• The certificate of conformity previously held by a UK Notified Body has been transferred to an EU-recognised Notified Body
The above would apply to our customers where we build the finished product for them.
Medical device products are covered by the UKCA marking but have some special rules. The UKCA mark will run in parallel to the CE mark scheme for two years. Manufacturers are able to use the new UKCA mark from 1 January 2021. However, the MHRA will continue to recognise medical devices that have been approved for the EU market, and CE-marked, until 30 June 2023, including devices placed on the market under the EU MDR or EU IVDR. The UKCA mark will not be recognised in the EU; a CE mark will still be needed for those markets. For Northern Ireland, different rules will apply to those in Great Britain after the transition period. For more information on the regulatory system for medical devices in Northern Ireland, please see ‘Regulation of medical devices in Northern Ireland’.
The UK Medicines and Healthcare Products Regulatory Agency (MHRA) has published guidance (the Guidance) on new rules that will govern the regulation of medical devices after the end of the transition period.
Our rail customers will need to be aware that from 1 January 2021, the placing of interoperability constituents on the market in Great Britain will be based on a UK conformity assessment process, requiring compliance with applicable UK National Technical Specification Notices (NTSNs). Where applicable requirements in NTSNs are identical to those contained in EU Technical Specifications for Interoperability (TSIs), an interoperability constituent can continue to be placed on the market with EC conformity assessment documentation against the relevant TSI requirements. Legislation will be amended to limit this period of recognition to 1 January 2023 in Great Britain. Further information will be provided separately in relation to Northern Ireland.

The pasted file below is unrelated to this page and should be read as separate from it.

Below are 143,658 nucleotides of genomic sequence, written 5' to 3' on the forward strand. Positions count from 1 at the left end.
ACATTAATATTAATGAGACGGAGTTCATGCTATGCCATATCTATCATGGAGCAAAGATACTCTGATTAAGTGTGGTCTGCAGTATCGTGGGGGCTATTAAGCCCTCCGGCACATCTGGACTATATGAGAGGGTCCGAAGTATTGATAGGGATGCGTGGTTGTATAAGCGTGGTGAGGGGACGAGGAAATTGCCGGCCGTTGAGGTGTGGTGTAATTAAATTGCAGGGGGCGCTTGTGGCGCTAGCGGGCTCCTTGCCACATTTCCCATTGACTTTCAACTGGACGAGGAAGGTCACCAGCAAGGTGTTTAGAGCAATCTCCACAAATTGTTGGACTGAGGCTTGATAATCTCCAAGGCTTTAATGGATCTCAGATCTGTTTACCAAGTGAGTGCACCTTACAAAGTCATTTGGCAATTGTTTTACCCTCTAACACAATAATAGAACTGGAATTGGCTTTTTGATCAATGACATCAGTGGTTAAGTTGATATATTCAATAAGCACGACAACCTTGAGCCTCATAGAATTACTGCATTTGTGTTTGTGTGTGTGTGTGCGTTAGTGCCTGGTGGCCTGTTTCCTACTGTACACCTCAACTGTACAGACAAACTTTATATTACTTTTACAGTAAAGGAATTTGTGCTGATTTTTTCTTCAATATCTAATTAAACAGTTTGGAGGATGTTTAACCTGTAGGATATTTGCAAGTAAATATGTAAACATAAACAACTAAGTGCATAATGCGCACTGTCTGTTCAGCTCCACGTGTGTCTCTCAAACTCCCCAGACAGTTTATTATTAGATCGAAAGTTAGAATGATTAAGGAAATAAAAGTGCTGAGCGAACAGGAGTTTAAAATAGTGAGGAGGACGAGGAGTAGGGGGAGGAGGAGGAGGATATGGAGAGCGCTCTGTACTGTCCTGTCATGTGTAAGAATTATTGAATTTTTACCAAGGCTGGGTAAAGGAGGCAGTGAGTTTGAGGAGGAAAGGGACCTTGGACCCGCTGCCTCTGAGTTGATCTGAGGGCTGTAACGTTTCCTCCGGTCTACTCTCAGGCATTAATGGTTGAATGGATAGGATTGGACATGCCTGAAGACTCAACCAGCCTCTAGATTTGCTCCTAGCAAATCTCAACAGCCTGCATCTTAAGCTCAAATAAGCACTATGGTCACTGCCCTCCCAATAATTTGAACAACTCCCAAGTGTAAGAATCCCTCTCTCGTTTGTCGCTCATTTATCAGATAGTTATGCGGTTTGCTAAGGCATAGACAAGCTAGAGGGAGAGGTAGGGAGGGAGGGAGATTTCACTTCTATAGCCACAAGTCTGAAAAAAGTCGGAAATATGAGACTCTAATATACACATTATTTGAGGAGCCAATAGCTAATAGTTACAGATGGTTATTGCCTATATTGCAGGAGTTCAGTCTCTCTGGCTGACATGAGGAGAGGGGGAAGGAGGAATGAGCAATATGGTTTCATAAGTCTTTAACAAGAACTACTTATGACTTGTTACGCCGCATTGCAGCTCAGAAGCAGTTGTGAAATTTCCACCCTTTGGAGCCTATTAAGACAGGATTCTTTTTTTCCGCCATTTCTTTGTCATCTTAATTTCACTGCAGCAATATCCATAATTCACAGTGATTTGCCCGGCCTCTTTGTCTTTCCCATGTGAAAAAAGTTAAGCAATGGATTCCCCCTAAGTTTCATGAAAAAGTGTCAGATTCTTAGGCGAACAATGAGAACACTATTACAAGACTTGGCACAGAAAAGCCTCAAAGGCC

It is currently expected that an interoperability constituent placed on the EU market up to 31 December 2020 with a certificate of conformity from a UK notified body will be able to be used within the EU for the period of validity of that certificate in subsystems or vehicles authorised before 1 January 2021.
As an electronics manufacturer that supplies market ready products to many UK businesses, we will no doubt be assisting our customers with this change over the coming months and year. We are keeping up to date with the changing legislation as it is released to gain a good understanding for ourselves and our customers. Our advice for now is to speak to your solicitor or trade association if you are unsure which regulatory framework applies to your goods. Official advice suggests that businesses should be ready to use the UKCA marking from 1st January 2022 at the latest, although they should look to use the UKCA marking as soon as possible.
You can view the latest Government update here.